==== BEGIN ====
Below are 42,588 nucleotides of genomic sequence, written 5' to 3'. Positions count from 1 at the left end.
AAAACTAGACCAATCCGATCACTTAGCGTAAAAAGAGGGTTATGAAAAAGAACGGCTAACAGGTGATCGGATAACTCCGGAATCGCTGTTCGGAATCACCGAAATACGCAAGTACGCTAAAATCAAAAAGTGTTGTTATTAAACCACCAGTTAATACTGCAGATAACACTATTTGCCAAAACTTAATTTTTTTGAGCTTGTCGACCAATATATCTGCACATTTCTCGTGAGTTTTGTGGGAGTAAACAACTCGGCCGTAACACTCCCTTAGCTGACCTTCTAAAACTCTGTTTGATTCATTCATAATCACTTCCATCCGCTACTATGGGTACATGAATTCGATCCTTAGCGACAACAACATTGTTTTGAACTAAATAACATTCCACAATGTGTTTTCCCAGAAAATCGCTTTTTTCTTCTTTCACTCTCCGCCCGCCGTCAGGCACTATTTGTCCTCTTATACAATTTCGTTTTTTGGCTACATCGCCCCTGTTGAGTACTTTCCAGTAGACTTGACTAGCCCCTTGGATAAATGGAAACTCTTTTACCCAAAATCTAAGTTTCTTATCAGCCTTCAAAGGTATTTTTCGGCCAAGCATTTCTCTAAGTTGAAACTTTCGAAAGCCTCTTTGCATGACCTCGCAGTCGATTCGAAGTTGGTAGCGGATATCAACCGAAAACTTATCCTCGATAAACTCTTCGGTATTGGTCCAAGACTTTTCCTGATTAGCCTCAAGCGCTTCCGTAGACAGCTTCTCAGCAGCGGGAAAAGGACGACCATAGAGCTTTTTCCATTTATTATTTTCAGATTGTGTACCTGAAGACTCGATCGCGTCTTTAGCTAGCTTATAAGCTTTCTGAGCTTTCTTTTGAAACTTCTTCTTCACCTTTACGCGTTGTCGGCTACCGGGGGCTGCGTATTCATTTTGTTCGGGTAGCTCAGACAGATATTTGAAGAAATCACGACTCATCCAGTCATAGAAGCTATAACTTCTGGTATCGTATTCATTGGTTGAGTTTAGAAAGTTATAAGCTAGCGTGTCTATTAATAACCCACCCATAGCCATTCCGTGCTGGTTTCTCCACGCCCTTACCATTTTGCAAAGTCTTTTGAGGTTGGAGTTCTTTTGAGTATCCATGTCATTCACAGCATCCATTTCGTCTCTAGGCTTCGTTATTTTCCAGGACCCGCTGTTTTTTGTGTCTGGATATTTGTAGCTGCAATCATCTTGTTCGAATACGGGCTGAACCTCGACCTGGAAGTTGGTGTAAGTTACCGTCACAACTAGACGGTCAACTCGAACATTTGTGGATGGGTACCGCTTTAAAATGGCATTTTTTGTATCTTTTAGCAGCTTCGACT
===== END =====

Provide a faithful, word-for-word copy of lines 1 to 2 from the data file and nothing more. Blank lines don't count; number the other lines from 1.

Below are 42,588 nucleotides of genomic sequence, written 5' to 3'. Positions count from 1 at the left end.
AAAACTAGACCAATCCGATCACTTAGCGTAAAAAGAGGGTTATGAAAAAGAACGGCTAACAGGTGATCGGATAACTCCGGAATCGCTGTTCGGAATCACCGAAATACGCAAGTACGCTAAAATCAAAAAGTGTTGTTATTAAACCACCAGTTAATACTGCAGATAACACTATTTGCCAAAACTTAATTTTTTTGAGCTTGTCGACCAATATATCTGCACATTTCTCGTGAGTTTTGTGGGAGTAAACAACTCGGCCGTAACACTCCCTTAGCTGACCTTCTAAAACTCTGTTTGATTCATTCATAATCACTTCCATCCGCTACTATGGGTACATGAATTCGATCCTTAGCGACAACAACATTGTTTTGAACTAAATAACATTCCACAATGTGTTTTCCCAGAAAATCGCTTTTTTCTTCTTTCACTCTCCGCCCGCCGTCAGGCACTATTTGTCCTCTTATACAATTTCGTTTTTTGGCTACATCGCCCCTGTTGAGTACTTTCCAGTAGACTTGACTAGCCCCTTGGATAAATGGAAACTCTTTTACCCAAAATCTAAGTTTCTTATCAGCCTTCAAAGGTATTTTTCGGCCAAGCATTTCTCTAAGTTGAAACTTTCGAAAGCCTCTTTGCATGACCTCGCAGTCGATTCGAAGTTGGTAGCGGATATCAACCGAAAACTTATCCTCGATAAACTCTTCGGTATTGGTCCAAGACTTTTCCTGATTAGCCTCAAGCGCTTCCGTAGACAGCTTCTCAGCAGCGGGAAAAGGACGACCATAGAGCTTTTTCCATTTATTATTTTCAGATTGTGTACCTGAAGACTCGATCGCGTCTTTAGCTAGCTTATAAGCTTTCTGAGCTTTCTTTTGAAACTTCTTCTTCACCTTTACGCGTTGTCGGCTACCGGGGGCTGCGTATTCATTTTGTTCGGGTAGCTCAGACAGATATTTGAAGAAATCACGACTCATCCAGTCATAGAAGCTATAACTTCTGGTATCGTATTCATTGGTTGAGTTTAGAAAGTTATAAGCTAGCGTGTCTATTAATAACCCACCCATAGCCATTCCGTGCTGGTTTCTCCACGCCCTTACCATTTTGCAAAGTCTTTTGAGGTTGGAGTTCTTTTGAGTATCCATGTCATTCACAGCATCCATTTCGTCTCTAGGCTTCGTTATTTTCCAGGACCCGCTGTTTTTTGTGTCTGGATATTTGTAGCTGCAATCATCTTGTTCGAATACGGGCTGAACCTCGACCTGGAAGTTGGTGTAAGTTACCGTCACAACTAGACGGTCAACTCGAACATTTGTGGATGGGTACCGCTTTAAAATGGCATTTTTTGTATCTTTTAGCAGCTTCGACT